There was no doubt about the virtuosity, embodied in such records as American Music (1975, Aladdin) and Redneck Jazz (1978, NRG). Gatton was pleased by the latter record, saying “Finally, after all these years I did something I like.” But it was financed by his mum and illustrated how difficult it was for someone who was strictly an instrumental virtuoso (no singing) to break into a bigger market via a major record deal. This might partly reflect the end of the heyday of instrumental jazz (Brubeck et al did fine without singing) as vocal-led pop and rock came to dominate the non-classical scene through the 60s and 70s. Gatton might be seen as being born out of time, but even in the 1950s, vocals probably still dominated the popular market.
Gatton sometimes blames the difficulty of finding a big deal on his eclecticism, observing that the record business always sought to slot music into marketable categories. American Music ranged across many styles and Billy Hancock, who sang and played bass on the album, says the critics “had a field day panning it,” reckoning it sounded “like somebody’s sampler” because of its variety. Ironically, eclecticism in the arts has long moved beyond national borders to become a politically marketable commodity in these inclusive times, and albums with titles like American Music and Redneck Jazz might be construed in Trumpian terms as conveying patriotic exclusivity. Nevertheless, Gatton, within his musical ambit, hoped to open people’s minds. There are many extracts in the film from an interview with British journalist Howard Thompson and in one Gatton says: “We just weren’t content playing what people wanted to hear. . . We figured we could educate them into something more. Wrong!”
As far as guitar style is concerned, Gatton is rather recognisable, even though others such as Glen Campbell, Herb Ellis, Chet Atkins and Les Paul and, earlier, players in the Western Swing style had mixed jazz and country. That identity is largely down to sheer technique on the Tele, although in recent years exceptional Tele technique (see YouTube) has become rather commonplace. There is a heat, attack and rawness of sound in Gatton that reminds of Django Reinhardt, who brought a similarly vital edge to swing guitar playing. However, for a full picture of guitar technique in the 70s and 80s one would have to take into account players such as Allan Holdsworth, Eddie Van Halen and their progeny.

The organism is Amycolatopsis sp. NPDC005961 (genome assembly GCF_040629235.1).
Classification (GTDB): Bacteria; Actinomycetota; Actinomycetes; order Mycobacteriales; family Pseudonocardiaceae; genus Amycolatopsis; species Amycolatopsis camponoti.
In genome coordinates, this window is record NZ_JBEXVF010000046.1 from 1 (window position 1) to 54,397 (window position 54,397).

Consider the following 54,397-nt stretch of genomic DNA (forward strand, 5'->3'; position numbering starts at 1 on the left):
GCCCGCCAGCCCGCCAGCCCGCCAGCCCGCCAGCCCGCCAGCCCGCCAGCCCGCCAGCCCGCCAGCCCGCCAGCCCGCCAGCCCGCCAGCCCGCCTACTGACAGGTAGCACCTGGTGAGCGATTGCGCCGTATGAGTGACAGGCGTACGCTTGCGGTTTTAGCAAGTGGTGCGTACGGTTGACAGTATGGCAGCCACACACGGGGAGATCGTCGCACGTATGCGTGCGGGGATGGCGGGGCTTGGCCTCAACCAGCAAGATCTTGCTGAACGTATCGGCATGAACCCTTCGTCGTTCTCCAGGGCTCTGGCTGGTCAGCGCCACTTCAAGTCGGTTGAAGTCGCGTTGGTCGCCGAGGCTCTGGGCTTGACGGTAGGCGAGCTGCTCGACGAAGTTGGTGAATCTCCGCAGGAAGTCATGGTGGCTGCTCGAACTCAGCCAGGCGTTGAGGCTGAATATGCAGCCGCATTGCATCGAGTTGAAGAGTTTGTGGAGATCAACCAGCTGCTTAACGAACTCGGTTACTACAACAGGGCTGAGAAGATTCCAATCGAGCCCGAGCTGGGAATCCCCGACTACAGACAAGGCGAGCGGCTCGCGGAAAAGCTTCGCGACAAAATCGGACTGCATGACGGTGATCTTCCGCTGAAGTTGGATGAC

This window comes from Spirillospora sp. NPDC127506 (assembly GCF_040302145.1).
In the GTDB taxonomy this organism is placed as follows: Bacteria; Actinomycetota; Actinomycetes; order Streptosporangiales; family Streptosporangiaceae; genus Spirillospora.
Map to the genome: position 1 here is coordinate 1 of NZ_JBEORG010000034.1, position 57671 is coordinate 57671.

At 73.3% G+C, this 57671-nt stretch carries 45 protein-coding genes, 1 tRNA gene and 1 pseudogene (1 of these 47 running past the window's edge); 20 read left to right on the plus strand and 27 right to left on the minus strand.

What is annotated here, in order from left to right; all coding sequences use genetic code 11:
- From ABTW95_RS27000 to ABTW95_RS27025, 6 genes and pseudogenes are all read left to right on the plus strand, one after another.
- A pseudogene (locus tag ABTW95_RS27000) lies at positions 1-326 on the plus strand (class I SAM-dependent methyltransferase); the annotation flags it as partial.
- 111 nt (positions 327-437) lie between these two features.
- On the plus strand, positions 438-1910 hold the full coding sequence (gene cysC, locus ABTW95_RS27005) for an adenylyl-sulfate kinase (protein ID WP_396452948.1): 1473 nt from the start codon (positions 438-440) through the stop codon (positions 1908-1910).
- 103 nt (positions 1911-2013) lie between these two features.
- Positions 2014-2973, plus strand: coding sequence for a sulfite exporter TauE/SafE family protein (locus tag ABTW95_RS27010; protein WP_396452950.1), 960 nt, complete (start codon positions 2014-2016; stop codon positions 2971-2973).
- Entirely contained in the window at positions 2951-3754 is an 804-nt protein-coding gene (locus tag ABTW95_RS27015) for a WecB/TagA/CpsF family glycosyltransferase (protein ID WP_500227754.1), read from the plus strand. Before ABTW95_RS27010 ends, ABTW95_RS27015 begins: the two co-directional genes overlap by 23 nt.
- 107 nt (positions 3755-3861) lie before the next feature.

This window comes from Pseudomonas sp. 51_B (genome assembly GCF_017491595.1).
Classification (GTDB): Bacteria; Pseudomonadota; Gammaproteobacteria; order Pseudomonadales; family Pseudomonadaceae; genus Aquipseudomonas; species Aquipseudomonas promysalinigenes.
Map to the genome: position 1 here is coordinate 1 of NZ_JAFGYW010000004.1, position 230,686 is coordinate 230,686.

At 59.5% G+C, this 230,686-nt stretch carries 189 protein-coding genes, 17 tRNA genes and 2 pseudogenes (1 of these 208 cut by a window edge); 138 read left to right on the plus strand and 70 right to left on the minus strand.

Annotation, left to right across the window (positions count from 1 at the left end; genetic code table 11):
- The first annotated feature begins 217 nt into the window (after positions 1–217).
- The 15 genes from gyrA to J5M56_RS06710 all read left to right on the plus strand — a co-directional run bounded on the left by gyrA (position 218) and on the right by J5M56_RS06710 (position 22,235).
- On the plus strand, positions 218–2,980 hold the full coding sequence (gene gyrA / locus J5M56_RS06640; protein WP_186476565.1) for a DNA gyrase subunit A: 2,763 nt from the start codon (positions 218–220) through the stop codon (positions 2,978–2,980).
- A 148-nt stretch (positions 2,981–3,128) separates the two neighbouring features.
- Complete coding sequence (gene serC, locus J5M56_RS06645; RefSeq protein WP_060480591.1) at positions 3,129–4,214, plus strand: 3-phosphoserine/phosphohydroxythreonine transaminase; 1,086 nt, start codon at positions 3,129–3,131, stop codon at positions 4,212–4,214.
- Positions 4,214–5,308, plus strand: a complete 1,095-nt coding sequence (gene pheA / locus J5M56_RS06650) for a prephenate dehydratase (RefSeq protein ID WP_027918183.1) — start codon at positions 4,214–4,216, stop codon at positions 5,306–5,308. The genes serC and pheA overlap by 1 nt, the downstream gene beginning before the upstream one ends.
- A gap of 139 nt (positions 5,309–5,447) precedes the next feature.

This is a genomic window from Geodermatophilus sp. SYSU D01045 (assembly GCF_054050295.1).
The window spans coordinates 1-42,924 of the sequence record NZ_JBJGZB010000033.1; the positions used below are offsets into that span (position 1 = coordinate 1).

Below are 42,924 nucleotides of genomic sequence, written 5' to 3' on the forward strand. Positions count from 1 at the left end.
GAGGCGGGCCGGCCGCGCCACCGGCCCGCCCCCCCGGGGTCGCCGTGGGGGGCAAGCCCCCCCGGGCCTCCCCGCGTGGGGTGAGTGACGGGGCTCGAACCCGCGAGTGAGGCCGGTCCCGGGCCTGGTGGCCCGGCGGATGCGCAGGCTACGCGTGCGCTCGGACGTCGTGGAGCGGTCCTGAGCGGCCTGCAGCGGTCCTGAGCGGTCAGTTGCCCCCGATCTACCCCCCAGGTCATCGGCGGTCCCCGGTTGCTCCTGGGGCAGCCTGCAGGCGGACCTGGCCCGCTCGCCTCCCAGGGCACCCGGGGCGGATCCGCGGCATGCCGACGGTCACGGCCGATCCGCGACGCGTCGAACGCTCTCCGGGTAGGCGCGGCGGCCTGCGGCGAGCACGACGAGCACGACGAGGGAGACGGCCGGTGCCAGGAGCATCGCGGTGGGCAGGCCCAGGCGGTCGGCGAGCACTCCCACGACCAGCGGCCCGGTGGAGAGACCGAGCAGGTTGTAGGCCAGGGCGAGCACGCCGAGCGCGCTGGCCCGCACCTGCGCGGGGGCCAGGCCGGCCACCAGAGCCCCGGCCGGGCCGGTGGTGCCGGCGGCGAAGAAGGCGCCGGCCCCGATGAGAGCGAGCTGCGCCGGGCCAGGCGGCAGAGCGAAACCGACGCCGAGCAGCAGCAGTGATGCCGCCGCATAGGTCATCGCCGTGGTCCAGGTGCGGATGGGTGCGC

Eventually, Gatton got a major deal – for seven albums with the Elektra label. The first, 88 Elmira St (1991), prompted reviewer Bill Milkowski to say “At long last, a Danny Gatton album with Jeff Beck production values.” The second, Cruisin’ Deuces (1993), showed Gatton breaking out of the country bebop mode with some more funky material, but still in the all-American mould, the record accompanied by the slogan “No one plays the routes of American music like Danny Gatton.” But that was it – there were no albums three to seven. Gatton was “released” from his Elektra contract in August 1993, presumably for not selling enough. Gatton says of the experience “I can’t come on as Mister Showbiz, ’cause I’m not – I’m the local guy next door, you know, that just happens to play better than most people.” Over a Christmas 1993 family video he says “I’ve had it with the business.”
In early 1994 he did the album Relentless with Joey DeFrancesco on Big Mo records, featuring a quartet playing blues, jazz and shuffle. (In 1992 he’d been further into contemporary jazz on New York Stories, a Blue Note album with Bobby Watson, Joshua Redman, Roy Hargrove and others.) But Jan remembers that that summer he told her that “his heart was broken . . . and there’s nothing left in there . . . I’m empty”. His mother refers to strokes, saying “His hand would go numb,” and he reported that the left side of his body had gone numb for 11 hours and that at one gig he had had no feeling in his left arm and had to fake the playing. Daughter Holly says “He was drinking a lot more, and pulling away. He wouldn’t always have dinner with us, he’d stay out in the garage.” On 4 October 1994 Gatton shot himself in the palatial building at the family home in Newburg, Maryland that he called “the garage of my life’s dreams”. He had tried similarly to end things a decade earlier when Jan had intervened and wrestled the gun from his head.
This film – a multi-year labour of love by Virginia Quesada of the non-profit arts organisation Video Culture, Inc. – is very professionally made and tells Gatton’s story with plentiful film and audio clips of the man in action, including previously unseen footage and photos. As a story of a man’s life and of a period of American social and musical culture it’s well worth an hour and half of anybody’s time – not just for those who play guitar. Gatton was locked in his era – most musicians are – and the musical world has moved on but his life and music have long deserved a thoroughgoing chronicle such as this.